Date of Award
Bachelor of Arts
Dr. Donelson Forsyth
Upon graduation, students in the Reserve Officers’ Training Corps (ROTC) programs are commissioned to lead the individuals tasked with protecting the American people and their ideology. This project examines the values of leaders and followers in military and nonmilitary contexts to determine if students in military education programs endorse values that are different from the values of students in non-military programs. First, this paper discusses the concept of values, and how values are defined and differentiated from other concepts. By providing an overview of past literature on values within the military and in general, the importance leaders place on values and value structures is highlighted. A revised version of the Schwartz Values Survey was used to gather data for this project; ROTC cadets and their civilian peers rated 72 values via an online survey. The data suggest that (1) the value structures of both groups are similar to the Schwartz’s conceptualization of values; (2) ROTC students and civilians do not fall on different sides of the orthogonal dimensions and instead have equivalent reported values’ and (3) military science students endorse values that are stressed by traditional military organizations as they rated individual military values, as well as military values as a whole, significantly higher than their civilian counterparts. The results of this study suggest that ROTC and civilian students have equivalent universal value structures, but that the ROTC students uniquely endorse military values at higher rates than their civilian counterparts. This paper concludes that the findings are potentially positive for both the ROTC programs and the field of leadership as a whole, given that the findings generate a better understanding of the value structures some Americans possess.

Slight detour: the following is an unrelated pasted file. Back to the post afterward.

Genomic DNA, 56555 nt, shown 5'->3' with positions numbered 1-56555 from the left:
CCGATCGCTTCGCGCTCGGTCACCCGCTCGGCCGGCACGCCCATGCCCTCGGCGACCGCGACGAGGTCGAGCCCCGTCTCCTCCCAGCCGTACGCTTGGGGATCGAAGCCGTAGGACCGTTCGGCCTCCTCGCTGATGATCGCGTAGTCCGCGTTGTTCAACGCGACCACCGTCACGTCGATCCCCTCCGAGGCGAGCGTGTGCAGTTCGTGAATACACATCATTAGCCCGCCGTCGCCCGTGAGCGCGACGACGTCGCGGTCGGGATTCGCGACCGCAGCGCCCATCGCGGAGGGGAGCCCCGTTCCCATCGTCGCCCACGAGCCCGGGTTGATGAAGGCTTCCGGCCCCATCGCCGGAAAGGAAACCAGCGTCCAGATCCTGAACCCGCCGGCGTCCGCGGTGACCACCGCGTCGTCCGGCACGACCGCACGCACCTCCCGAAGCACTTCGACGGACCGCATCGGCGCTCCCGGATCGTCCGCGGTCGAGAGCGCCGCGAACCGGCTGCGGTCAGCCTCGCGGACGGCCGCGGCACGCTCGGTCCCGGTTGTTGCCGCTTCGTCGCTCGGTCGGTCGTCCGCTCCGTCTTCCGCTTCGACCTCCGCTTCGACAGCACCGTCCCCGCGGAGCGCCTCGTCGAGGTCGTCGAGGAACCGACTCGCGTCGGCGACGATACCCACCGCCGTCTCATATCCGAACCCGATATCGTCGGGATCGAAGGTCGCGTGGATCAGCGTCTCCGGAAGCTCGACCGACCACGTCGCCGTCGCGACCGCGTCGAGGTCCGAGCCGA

Holland, Shelly, "The forces of value: structure and content of self-reported values by civilian and military science students" (2014). Honors Theses. 882.